There was an explosion described as “relatively strong” at the Popocatépetl volcano last night, sending a two-kilometer column of ash skyward and shooting incandescent fragments to a distance of up to 3.5 kilometers.
The fragments ignited bush fires on the volcano’s upper slopes, reported Volcano Discovery.
An overnight flight Saturday by officials aboard a helicopter found that a new lava dome that had formed in January was gone, destroyed by a recent series of explosions. The dome contained an estimated 2 million cubic meters of lava.
The National Disaster Prevention Center (Cenapred) said a new inner crater could be seen in the volcano and predicted another lava dome will soon be growing inside it.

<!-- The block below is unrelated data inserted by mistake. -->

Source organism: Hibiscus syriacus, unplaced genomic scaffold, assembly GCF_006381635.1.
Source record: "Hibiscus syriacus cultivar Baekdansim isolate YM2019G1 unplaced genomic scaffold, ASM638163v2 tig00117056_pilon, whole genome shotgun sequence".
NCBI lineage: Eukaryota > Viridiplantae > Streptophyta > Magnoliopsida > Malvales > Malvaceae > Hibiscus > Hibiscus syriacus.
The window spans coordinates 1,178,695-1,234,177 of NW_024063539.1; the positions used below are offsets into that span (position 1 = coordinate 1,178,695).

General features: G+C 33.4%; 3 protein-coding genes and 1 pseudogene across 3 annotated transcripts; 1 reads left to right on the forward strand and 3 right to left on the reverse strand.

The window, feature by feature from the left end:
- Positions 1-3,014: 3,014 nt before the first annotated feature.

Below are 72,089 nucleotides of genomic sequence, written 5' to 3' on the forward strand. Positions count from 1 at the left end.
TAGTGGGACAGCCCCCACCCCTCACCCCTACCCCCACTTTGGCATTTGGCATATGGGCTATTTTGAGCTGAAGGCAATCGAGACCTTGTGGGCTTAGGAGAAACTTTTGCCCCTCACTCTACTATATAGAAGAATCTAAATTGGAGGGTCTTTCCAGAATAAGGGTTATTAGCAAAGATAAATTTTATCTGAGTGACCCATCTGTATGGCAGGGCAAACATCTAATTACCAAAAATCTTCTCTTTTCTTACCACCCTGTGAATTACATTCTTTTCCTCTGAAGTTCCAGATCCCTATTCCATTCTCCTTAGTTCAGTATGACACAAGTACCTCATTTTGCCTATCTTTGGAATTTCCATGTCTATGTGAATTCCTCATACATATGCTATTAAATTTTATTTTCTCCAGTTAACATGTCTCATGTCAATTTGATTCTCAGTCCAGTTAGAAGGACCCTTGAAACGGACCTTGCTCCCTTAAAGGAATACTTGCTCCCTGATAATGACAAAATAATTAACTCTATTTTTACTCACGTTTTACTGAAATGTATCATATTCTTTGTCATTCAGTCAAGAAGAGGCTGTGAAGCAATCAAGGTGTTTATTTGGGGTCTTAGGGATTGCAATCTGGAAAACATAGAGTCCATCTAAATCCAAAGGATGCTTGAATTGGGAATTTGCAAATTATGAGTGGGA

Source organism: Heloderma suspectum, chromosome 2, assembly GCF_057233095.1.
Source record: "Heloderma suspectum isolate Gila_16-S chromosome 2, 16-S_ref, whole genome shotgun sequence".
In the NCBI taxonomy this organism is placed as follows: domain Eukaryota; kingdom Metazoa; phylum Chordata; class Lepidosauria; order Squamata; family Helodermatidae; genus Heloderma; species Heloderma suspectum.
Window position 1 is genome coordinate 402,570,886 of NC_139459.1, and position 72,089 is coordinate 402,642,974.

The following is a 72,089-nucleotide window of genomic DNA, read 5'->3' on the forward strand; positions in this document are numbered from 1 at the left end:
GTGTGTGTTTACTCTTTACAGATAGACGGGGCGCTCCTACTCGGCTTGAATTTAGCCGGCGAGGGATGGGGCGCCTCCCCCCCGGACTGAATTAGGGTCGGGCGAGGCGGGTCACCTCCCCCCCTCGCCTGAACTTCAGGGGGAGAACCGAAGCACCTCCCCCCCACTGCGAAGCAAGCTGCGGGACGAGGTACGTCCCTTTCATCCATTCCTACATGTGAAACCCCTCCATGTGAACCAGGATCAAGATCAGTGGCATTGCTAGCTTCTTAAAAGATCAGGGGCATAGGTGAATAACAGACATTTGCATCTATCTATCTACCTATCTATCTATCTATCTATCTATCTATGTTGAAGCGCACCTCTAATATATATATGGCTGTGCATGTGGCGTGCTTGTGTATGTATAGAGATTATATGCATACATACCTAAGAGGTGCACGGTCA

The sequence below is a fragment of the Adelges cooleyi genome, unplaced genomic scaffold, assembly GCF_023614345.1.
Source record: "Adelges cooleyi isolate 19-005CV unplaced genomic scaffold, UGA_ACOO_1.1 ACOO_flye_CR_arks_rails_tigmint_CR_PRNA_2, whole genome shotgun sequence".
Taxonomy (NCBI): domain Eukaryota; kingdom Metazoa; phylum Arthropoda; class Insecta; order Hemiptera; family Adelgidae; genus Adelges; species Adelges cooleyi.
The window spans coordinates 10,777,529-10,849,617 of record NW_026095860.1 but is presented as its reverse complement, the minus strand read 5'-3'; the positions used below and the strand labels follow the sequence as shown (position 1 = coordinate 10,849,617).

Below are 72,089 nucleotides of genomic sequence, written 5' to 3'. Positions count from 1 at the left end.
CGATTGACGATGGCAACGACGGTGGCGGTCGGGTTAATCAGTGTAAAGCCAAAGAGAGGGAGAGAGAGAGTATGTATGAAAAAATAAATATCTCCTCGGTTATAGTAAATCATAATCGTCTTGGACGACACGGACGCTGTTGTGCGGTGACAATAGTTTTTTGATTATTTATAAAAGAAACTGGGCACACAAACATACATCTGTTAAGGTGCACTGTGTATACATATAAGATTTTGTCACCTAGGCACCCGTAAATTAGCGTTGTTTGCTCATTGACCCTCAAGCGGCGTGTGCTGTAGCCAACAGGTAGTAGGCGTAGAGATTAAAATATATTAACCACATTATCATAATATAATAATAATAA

The earthquake and volcano alert system called SkyAlert said last night’s explosion, which took place at 8:30, was the biggest in three years measured in terms of its force.
The volcano, also known as El Popo, remains under a yellow, phase 2 alert.
Civil Protection recommends that residents near the volcano remain indoors during periods of ash fall and take measures to protect themselves should they have to go outside.
Popocatépetl is one of Mexico’s most active volcanoes after it began producing powerful explosions in 1994 following a 50-year-long dormant period. The 5,426-meter volcano lies 70 kilometers southeast of Mexico City.